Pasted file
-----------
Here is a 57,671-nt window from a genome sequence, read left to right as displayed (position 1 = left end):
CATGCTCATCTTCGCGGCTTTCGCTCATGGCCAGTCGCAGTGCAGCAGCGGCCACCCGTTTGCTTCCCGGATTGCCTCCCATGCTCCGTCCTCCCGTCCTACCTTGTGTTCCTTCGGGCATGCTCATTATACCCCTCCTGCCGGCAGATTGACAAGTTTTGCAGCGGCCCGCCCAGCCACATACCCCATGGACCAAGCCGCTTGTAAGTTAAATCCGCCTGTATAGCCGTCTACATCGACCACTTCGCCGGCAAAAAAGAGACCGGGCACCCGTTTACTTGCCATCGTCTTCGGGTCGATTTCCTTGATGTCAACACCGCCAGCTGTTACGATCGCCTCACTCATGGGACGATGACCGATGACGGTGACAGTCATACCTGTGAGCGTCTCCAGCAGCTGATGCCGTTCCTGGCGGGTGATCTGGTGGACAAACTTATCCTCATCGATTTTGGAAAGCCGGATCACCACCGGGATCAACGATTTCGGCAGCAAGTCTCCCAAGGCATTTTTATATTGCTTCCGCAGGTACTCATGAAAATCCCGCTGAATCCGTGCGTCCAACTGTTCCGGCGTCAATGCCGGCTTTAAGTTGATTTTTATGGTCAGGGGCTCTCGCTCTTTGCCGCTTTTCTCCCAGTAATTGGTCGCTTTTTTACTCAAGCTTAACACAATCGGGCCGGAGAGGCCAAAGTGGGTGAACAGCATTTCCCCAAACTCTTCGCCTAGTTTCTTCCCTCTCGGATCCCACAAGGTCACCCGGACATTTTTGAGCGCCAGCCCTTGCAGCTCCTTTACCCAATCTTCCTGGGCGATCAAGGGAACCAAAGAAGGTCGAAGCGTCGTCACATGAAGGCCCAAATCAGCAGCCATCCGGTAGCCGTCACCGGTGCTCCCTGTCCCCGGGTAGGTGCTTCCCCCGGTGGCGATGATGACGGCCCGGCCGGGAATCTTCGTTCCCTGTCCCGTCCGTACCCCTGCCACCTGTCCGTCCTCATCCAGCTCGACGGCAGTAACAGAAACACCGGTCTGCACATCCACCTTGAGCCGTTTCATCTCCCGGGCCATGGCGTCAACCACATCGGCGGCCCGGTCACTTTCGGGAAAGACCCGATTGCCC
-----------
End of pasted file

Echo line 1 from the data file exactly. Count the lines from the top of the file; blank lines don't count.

Here is a 57,671-nt window from a genome sequence, read left to right as displayed (position 1 = left end):